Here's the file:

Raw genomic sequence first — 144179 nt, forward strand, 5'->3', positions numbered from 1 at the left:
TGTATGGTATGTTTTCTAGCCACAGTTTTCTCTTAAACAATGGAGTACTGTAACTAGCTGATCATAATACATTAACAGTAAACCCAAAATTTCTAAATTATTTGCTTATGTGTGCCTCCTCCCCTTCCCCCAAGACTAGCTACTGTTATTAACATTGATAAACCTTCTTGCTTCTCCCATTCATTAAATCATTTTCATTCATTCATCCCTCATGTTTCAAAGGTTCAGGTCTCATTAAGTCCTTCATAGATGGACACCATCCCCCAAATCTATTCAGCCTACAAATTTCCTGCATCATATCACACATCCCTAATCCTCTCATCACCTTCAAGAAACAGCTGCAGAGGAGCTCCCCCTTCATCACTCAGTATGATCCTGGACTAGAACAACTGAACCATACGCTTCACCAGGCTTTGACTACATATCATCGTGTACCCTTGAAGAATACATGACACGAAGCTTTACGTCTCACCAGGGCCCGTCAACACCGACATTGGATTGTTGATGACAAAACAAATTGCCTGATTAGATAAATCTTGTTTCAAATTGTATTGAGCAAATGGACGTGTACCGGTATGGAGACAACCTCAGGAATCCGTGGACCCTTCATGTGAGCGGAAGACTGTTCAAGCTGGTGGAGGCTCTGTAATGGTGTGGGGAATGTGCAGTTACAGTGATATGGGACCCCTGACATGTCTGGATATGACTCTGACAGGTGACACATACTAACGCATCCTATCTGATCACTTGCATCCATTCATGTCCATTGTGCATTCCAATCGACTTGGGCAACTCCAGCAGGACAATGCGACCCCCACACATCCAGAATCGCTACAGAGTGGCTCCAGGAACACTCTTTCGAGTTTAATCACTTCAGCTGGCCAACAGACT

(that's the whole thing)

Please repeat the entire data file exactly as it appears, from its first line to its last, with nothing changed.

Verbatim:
Raw genomic sequence first — 144179 nt, forward strand, 5'->3', positions numbered from 1 at the left:
TGTATGGTATGTTTTCTAGCCACAGTTTTCTCTTAAACAATGGAGTACTGTAACTAGCTGATCATAATACATTAACAGTAAACCCAAAATTTCTAAATTATTTGCTTATGTGTGCCTCCTCCCCTTCCCCCAAGACTAGCTACTGTTATTAACATTGATAAACCTTCTTGCTTCTCCCATTCATTAAATCATTTTCATTCATTCATCCCTCATGTTTCAAAGGTTCAGGTCTCATTAAGTCCTTCATAGATGGACACCATCCCCCAAATCTATTCAGCCTACAAATTTCCTGCATCATATCACACATCCCTAATCCTCTCATCACCTTCAAGAAACAGCTGCAGAGGAGCTCCCCCTTCATCACTCAGTATGATCCTGGACTAGAACAACTGAACCATACGCTTCACCAGGCTTTGACTACATATCATCGTGTACCCTTGAAGAATACATGACACGAAGCTTTACGTCTCACCAGGGCCCGTCAACACCGACATTGGATTGTTGATGACAAAACAAATTGCCTGATTAGATAAATCTTGTTTCAAATTGTATTGAGCAAATGGACGTGTACCGGTATGGAGACAACCTCAGGAATCCGTGGACCCTTCATGTGAGCGGAAGACTGTTCAAGCTGGTGGAGGCTCTGTAATGGTGTGGGGAATGTGCAGTTACAGTGATATGGGACCCCTGACATGTCTGGATATGACTCTGACAGGTGACACATACTAACGCATCCTATCTGATCACTTGCATCCATTCATGTCCATTGTGCATTCCAATCGACTTGGGCAACTCCAGCAGGACAATGCGACCCCCACACATCCAGAATCGCTACAGAGTGGCTCCAGGAACACTCTTTCGAGTTTAATCACTTCAGCTGGCCAACAGACT